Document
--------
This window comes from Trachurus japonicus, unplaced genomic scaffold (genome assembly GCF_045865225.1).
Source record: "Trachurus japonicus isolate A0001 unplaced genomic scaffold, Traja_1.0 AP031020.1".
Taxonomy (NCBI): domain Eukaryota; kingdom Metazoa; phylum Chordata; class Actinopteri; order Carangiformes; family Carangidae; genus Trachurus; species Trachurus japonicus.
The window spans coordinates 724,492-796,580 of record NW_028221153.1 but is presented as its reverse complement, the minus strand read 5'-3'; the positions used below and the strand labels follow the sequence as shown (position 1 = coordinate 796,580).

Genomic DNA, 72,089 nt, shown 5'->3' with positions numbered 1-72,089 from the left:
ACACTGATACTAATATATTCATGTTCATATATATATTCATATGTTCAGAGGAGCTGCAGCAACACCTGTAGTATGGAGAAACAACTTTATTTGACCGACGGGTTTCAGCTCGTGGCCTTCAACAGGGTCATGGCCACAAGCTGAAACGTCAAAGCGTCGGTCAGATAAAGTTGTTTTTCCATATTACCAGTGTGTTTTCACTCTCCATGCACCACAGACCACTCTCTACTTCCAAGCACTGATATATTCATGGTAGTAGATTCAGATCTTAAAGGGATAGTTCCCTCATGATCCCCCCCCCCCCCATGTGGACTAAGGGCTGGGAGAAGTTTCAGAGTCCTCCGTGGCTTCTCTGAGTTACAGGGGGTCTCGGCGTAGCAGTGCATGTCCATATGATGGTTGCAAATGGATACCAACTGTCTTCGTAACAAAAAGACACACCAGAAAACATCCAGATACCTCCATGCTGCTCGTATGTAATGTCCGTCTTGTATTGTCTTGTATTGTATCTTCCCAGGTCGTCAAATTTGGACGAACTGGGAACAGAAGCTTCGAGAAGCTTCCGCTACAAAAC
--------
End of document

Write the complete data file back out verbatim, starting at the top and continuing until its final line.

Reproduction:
This window comes from Trachurus japonicus, unplaced genomic scaffold (genome assembly GCF_045865225.1).
Source record: "Trachurus japonicus isolate A0001 unplaced genomic scaffold, Traja_1.0 AP031020.1".
Taxonomy (NCBI): domain Eukaryota; kingdom Metazoa; phylum Chordata; class Actinopteri; order Carangiformes; family Carangidae; genus Trachurus; species Trachurus japonicus.
The window spans coordinates 724,492-796,580 of record NW_028221153.1 but is presented as its reverse complement, the minus strand read 5'-3'; the positions used below and the strand labels follow the sequence as shown (position 1 = coordinate 796,580).

Genomic DNA, 72,089 nt, shown 5'->3' with positions numbered 1-72,089 from the left:
ACACTGATACTAATATATTCATGTTCATATATATATTCATATGTTCAGAGGAGCTGCAGCAACACCTGTAGTATGGAGAAACAACTTTATTTGACCGACGGGTTTCAGCTCGTGGCCTTCAACAGGGTCATGGCCACAAGCTGAAACGTCAAAGCGTCGGTCAGATAAAGTTGTTTTTCCATATTACCAGTGTGTTTTCACTCTCCATGCACCACAGACCACTCTCTACTTCCAAGCACTGATATATTCATGGTAGTAGATTCAGATCTTAAAGGGATAGTTCCCTCATGATCCCCCCCCCCCCCATGTGGACTAAGGGCTGGGAGAAGTTTCAGAGTCCTCCGTGGCTTCTCTGAGTTACAGGGGGTCTCGGCGTAGCAGTGCATGTCCATATGATGGTTGCAAATGGATACCAACTGTCTTCGTAACAAAAAGACACACCAGAAAACATCCAGATACCTCCATGCTGCTCGTATGTAATGTCCGTCTTGTATTGTCTTGTATTGTATCTTCCCAGGTCGTCAAATTTGGACGAACTGGGAACAGAAGCTTCGAGAAGCTTCCGCTACAAAAC